Re: Gen 1:1 and Concordism

Date: Mon Feb 18 2002 - 04:48:29 EST

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    Dick wrote,

    << Paul wrote:
    >Gen 1:1 "God created the heavens and the earth." is taken by most scholars
    >today as either an introductory title or summary covering the entire
    >story down to 2:4 where the same merism, "the heavens and the earth" is used
    >again so that the merism brackets the story OR as Calvin, Luther and their
    >followers took the verse, namely, as referring to the creation of the raw
    >material of the universe which was then shaped and organized into the
    >parts of the universe in the 6 days of creation. Classical concordism,
    >however, felt pressured to get the sun created before day four, so in the
    >19th century (18th?) they introduced a new meaning for Gen 1:1: It means
    >before day 1, God created in finished form the sun, moon, stars, earth, and
    >given v. 2 apparently the ocean.
     Dick answered,
    Are there "neo-concordists? Can we start a group here to accommodate what
     was unknown to "classical concordists?"
     As a product of a novation (star burst) that occurred about 5.5 billion
     years ago, our solar system would have consisted of a proto sun surrounded
     by proto planets. Until the sun ignited, our emerging globe surrounded by
     primordial gases would have been quite dark indeed. About 4.5 billion
     years ago the sun ignited, gradually I suppose, to become our primary
     source of light and heat. Keeping that in mind when reading Genesis 1:1-5
     presents no problems for me.>>

    Assuming Gen 1 is written from the point of view of a person on earth, Gen
    1:1-5 specifies that there was no differentiation between Day and Night, no
    Light alternating with Darkness, that could be discerned by a person on earth
    until Day 1. So, in Gen 1:2, when an ocean covers the earth, dated c. 3.5 to
    4.0 billion years ago, it was totally dark on the earth. This is c.
    500,000,000 years after sunlight appears. From what I have read, by that time
    (after the earth cooled enough to have an ocean) the earth was no longer in
    total darkness. However, astrophysics-geology is not my field and I would
    like to be corrected if I am wrong about that. If there is reason to believe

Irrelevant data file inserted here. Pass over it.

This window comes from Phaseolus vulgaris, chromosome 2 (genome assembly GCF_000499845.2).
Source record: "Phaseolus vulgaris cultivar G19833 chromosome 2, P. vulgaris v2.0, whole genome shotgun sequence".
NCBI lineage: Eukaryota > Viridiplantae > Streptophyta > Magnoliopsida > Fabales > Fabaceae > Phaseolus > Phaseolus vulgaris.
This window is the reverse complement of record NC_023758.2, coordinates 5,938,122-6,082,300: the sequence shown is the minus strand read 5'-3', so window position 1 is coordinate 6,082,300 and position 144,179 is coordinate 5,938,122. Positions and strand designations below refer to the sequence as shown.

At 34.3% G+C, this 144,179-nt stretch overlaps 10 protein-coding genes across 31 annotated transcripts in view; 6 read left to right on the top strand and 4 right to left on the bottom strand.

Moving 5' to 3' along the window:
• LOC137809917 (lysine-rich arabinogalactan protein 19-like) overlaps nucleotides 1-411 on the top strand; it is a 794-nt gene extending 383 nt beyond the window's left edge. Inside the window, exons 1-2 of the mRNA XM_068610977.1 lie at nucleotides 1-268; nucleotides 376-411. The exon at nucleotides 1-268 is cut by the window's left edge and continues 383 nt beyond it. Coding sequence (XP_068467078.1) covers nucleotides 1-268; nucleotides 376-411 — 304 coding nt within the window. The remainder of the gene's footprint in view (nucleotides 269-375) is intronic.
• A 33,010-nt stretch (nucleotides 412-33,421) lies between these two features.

that the earth was still shrouded in total darkness when the first ocean
    appeared on earth, I will concede that the concordist interpretation fits the
    facts of natural science up to v. 5.

    So, do you have some documentation to sustain your position? Or, Howard or
    some other person in the respective field, can you (I had to say it)
    enlighten us?

     PS: >4. On day 2, we read that God said, "Let there a firmament...and God
    made the
    >firmament...and called the firmament "Heavens", the same word as in 1:1.
    >is clearly the creation of the shamayim (heavens), the same thing that was
    >supposedly created in v. 1.
    DF: Birds fly (Gen. 1:20) in the firmament ("expanse" in the ASV), not in
     space. Water comes from clouds in the sky, and we have water underneath in
     the oceans. In between is where birds fly. That should help us understand
     Genesis 1:7-8, keeping in mind that the word for "heaven" and "sky" is the
     same in Hebrew. So God created (bara) "heaven and earth" (Gen. 1:1), and
     God called the area where birds fly, "sky" (Gen. 1:8).>>

    PS: One might gather that idea from the KJV; but, most translations do not
    sustain this idea; and certainly the Hebrew text does not sustain it. The
    Hebrew does not say birds fly _in_ the firmament, but _in front of_ the
    firmament. What is _in_ (in the sense of within the confines of) the
    firmament is the sun, moon and stars (Gen 1:17); but the waters are _above_
    the firmament (same prepositional phrase with the same object) as in Ezek
    1:25 to describe the location of a voice above a firmament, and that voice is
    clearly from a person on a throne which is literally above, over, on top of
    the firmament, not in it in any sense. The biblical description of a solid
    firmament with an ocean above it and the sun, moon and stars under it is
    exactly the cosmology of the ancient Babylonians, albeit they sometimes have
    more than one solid firmament.
     DF: Genesis 1:11 mentions "fruit trees" on the third day of creation. In
     that might have made sense, however in Hebrew, a "nut" is a
     fruit. Conifers bear seeds (nuts), and appear in the fossil record prior
     to fish, whereas cherry trees, apple trees, etc. do not. How the human
     writer understood this verse we cannot know. What the Holy Spirit intended
     we can only guess. The fossil record can be useful. Why not use it?

    PS: I do not think there is any mystery about what the writer intended to
    say. Fruit trees and the vine were very important in the ancient Near East,
    nuts are comparatively insignificant. Further, Hebrew has a word for "nut"
    which was not used. It is not surprising that the historic interpretation of
    the verse is that it is a reference to fruit trees in the modern sense. It
    wouldn't make any difference anyway what the fruit was: The text says "trees"
    which in Hebrew is also the word for "wood;" and plants with woody stalks did
    not appear until after jawless vertebrate fish and numerous other sea
    creatures (Day 5); so their mention is out of order in any case..
     PS: >5. On day 4, v. 14 says, "Let there be lights in the firmament of
    >and then in v. 16 "and God made the two great lights...the stars also." If